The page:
Is mining's sputnik moment upon us?

IN 1957, Soviet scientists sent a beach-ball sized Sputnik satellite into space, challenging America’s perceptions of engineering and technology superiority. Successive US presidents, most famously JFK, read the riot act and more than a decade later, NASA won the extraordinary race to the moon landing, writes Richard Gannon*.
Is mining's sputnik moment upon us? Is mining's sputnik moment upon us? Is mining's sputnik moment upon us? Is mining's sputnik moment upon us? Is mining's sputnik moment upon us?

Is mining's sputnik moment upon us? Image: iStock/EduardHarkonen

Richard Gannon

Fast forward to 2023. Is the tech insurgent, ChatGPT, the Sputnik moment of the world's artificial intelligence race? Suddenly, powerful emperors of the internet appear less clothed. High school students rejoice. And AI's moon landing appears closer.

In our lifetime, don't we all play a role in a moon landing? (Like at the end of Armageddon, when the young kid sees his father destroy the asteroid, and realises his dad's absolute awesomeness #spoiler).

So what is the mining industry's sputnik moment?

Well, the challenges appear easy to identify.

Mining might need US$1.2 trillion of new investment to achieve the world's 2050 commodity requirements. Yet global capital isn't rushing in. Do enormous shortages beckon?

We need breakthrough technologies to mitigate climate change. We need to economically incentivise more of our best and brightest graduates to choose science. We need scientists in charge of billionaires' philanthropy.

A new mine today takes 17 years from discovery to production. At a time when ‘digital' accelerates most things in the world, the mine permitting process has never been slower. If we look forward, we can see AI representatives joining board meetings within two years. We can see tokenisation of ownership empowering a much broader universe of stakeholders. We can see the digital currencies of China (& friends) challenging USD hegemony in commodity payments. But which CEO gets excited about a discovery today whose first production will be in 2040? We are trying to attract a new generation of workers with the leisure attention span of Netflix… make that YouTube… actually no make it TikTok… to an industry which takes 17 years to build?

If the world's future copper supply were life rafts and that floating plank of wood at the end of Titanic, it feels like there are way too many of us trying to squeeze on. Move over, Leo. (Or was it Kate?). So how can we do better?

Global mining needs to release global capital and manage politics in entirely new frontiers.

The future of mining is rapidly changing geopolitics and new global alliances. The future of metals production involves vastly greater contributions from Africa, LatAm, Indonesia, PNG and the Middle East. More broadly, the architecture of ‘supranational' organisations (such as the UN, global trade alliances, defence alliances) reflects the balance of power at the time those organisations are created. But those institutions become de-legitimised as global balances of power shift. The UN Security Council was created in 1945 to address the failings of the League of Nations, and Russia remains a permanent member today... Mining has the opportunity to create new capital cooperation which spans Chinese, Indian, Saudi and North American capital. And in doing so, create new quasi government-alliances to act as the political buffer to help smooth the relationship ups and downs that always come with transformational investment in emerging economies.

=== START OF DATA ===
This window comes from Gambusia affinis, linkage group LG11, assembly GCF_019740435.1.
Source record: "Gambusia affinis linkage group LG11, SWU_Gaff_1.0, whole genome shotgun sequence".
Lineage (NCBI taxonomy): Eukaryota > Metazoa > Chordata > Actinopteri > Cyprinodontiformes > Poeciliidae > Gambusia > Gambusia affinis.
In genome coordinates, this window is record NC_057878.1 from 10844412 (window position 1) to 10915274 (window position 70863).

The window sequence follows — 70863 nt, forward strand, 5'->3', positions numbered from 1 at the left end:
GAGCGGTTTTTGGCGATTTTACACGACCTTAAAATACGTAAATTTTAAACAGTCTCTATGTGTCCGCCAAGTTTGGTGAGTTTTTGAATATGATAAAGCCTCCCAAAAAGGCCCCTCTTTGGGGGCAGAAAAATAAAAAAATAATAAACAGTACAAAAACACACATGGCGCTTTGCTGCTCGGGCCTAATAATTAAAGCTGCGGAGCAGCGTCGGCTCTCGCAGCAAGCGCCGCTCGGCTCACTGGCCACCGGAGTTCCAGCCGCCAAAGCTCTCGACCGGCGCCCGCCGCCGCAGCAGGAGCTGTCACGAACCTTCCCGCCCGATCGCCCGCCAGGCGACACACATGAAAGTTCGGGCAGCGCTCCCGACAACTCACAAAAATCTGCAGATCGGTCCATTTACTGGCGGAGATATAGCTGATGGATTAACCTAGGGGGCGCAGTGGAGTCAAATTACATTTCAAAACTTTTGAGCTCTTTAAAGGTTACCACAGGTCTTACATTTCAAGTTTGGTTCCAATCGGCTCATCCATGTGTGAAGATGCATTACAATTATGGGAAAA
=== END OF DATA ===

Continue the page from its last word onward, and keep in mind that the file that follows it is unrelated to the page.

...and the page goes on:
(As a side note, the ever-escalating value of major global sports franchises, and the diminishing universe of investors who can afford these valuations, is bringing focus to brand alignment issues arising with potential sovereign wealth fund investors in the franchises).

Global investors which enjoy the lowest cost of capital are those investors which are geographic agnostic. So a change of rules in one country doesn't unduly damage your portfolio, and indeed may benefit another country in your portfolio. The future of multi-billion dollar investments cannot unduly lay at the door of global mining companies. Mining companies can be incubators, and stewards of capital, but global capital has the responsibility for funding the world's climate ambitions. And to help enhance pathways to mine development.

Global mining leadership can be much more forthright in challenging the world's great aspirational brands to invest. If we can drag the logos of Apple, of Tesla, to be on the owners' sign at the mine gate, then we can evoke the story-telling capabilities of these extraordinary consumer brands about the role of commodities. We won't win the capital until we win the story-telling.

And global mining can invest so much more in shared R&D. AI will continue to enhance mine safety and production capability. But how many times in our lifetime have we seen game-changing innovation in mining that unlocked new supply? This is surely the north star of the industry. We all ship our org charts, and our mining industry can ship less silo's and more collaboration.

Our most valuable commodity is the belief in human potential. Mining has an extraordinary opportunity to help deliver energy abundance and enhance the future of humanity, in this life and the next.

*Richard Gannon is a 25-year adviser to major mining and energy companies, and led global teams for Macquarie Bank & Deutsche Bank. And Richard has very mainstream tastes in movies.

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